If we want more goals, the obvious rule change is the dimensions of the goals, which are still identical to when the rules were first drawn up 150 years ago. In the meantime the average population are at least 5cm taller, and I’m sure the average goalkeeper is even taller still.
…What would stop teams from letting each other score 3+ goals each early on, so they both get extra points, then effectively starting a competitive game at (eg) 3-3 after 10 minutes?
…The inherent problem with all these suggestions to give teams more points for scoring more goals is that you’d surely have the ludicrous start to a game where both team lets the other score 1/2/10 goals.
There is already an incentive for better goal difference and that’s being higher up the table when you’re on the same points. If it ain’t broke, don’t fix it.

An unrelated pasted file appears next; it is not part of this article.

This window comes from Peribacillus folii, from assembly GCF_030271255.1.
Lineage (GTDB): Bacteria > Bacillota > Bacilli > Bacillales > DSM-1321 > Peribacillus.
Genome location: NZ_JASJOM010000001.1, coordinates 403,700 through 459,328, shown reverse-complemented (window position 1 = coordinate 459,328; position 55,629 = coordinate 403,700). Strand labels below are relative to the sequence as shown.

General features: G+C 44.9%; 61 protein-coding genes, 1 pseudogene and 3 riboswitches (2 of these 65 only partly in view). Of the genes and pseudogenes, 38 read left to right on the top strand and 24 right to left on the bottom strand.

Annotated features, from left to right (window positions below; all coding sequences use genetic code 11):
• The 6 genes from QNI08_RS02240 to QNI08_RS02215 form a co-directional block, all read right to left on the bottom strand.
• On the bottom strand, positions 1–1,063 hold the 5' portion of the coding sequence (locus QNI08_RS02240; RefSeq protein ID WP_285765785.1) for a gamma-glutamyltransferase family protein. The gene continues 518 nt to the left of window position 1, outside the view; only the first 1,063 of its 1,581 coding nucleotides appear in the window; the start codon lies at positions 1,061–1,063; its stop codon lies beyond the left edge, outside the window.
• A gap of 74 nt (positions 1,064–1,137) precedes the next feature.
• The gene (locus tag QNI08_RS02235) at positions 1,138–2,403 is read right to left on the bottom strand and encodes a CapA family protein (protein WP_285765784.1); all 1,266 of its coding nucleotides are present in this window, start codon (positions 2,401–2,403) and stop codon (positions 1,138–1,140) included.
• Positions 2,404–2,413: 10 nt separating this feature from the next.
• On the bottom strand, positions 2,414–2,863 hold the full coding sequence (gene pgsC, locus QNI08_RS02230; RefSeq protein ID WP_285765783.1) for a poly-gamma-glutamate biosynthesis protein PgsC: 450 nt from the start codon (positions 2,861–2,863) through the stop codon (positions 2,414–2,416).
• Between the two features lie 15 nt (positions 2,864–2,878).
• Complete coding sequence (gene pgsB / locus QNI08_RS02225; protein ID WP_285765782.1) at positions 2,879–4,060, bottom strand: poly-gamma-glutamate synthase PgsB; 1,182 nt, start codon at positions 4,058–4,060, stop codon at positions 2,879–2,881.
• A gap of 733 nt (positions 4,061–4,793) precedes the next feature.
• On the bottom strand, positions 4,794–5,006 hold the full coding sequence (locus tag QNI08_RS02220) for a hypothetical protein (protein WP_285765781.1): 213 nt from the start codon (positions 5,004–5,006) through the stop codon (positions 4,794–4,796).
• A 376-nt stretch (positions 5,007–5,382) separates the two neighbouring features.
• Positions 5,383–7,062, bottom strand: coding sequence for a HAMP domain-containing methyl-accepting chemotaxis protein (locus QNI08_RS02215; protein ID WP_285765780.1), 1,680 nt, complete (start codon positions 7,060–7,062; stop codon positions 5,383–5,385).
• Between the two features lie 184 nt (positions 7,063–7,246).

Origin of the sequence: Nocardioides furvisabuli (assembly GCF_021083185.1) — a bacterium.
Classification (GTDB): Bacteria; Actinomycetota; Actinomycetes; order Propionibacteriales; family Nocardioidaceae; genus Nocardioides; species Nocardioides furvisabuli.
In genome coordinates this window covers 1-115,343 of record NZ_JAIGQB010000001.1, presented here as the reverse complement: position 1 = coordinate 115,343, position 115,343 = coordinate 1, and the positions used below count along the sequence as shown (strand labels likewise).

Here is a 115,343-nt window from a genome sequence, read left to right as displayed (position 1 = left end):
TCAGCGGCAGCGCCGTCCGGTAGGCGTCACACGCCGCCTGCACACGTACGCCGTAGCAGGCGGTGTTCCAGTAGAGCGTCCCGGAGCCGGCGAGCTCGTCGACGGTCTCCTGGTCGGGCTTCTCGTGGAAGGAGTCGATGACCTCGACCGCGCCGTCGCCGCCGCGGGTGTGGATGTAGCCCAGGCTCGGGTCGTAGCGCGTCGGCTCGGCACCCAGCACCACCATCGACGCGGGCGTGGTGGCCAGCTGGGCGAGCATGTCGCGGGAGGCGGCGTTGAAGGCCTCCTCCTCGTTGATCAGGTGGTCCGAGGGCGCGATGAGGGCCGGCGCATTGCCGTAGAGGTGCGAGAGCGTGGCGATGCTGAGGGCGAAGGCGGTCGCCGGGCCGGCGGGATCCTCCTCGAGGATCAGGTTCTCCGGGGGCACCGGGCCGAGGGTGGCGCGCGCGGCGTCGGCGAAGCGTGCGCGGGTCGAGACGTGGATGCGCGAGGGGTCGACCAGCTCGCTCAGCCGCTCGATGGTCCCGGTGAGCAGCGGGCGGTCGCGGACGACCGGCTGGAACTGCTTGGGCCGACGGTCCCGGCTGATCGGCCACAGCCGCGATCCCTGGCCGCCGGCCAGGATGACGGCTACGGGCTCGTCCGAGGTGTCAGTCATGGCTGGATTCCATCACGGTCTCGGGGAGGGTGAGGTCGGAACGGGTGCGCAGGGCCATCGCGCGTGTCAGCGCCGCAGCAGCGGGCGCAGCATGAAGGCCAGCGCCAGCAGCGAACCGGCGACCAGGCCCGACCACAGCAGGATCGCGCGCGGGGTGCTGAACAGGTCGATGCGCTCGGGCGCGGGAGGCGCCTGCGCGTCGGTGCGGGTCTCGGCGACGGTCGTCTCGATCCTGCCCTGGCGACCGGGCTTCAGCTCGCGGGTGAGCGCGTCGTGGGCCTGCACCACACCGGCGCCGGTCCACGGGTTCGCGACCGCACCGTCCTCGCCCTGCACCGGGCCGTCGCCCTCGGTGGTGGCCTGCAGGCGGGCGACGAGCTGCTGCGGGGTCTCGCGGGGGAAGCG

Rick Sherman (first appearance on F365 since the terrible Lucas Radebe/Ludacris lookalike from c.1998)
…I have read with interest people’s speculation about how to make football “more exciting” and “more competitive” by using goals scored and goal difference and I can’t help but think that people are missing the point and that all these changes will just make the game less competitive.
The thing that makes football different from a lot of games is that scoring a goal is quite difficult and that means a “smaller” team can hold out, keep a clean sheet and earn a point – they might even nick a goal and win. The smaller teams can be rewarded for playing good defensive football well. If you start rewarding attacking football more than defensive football then you are disproportionately going to reward the bigger teams. If you were to put (for arguments sake) Man City against Swansea and say that the only thing that matters is goals scored then Man City will benefit far more than Swansea. There is nothing to be gained by Swansea shutting up shop, but everything to be lost if they start playing more openly. It will make very little difference to how Man City approach the game, but nullifies the best strategy for Swansea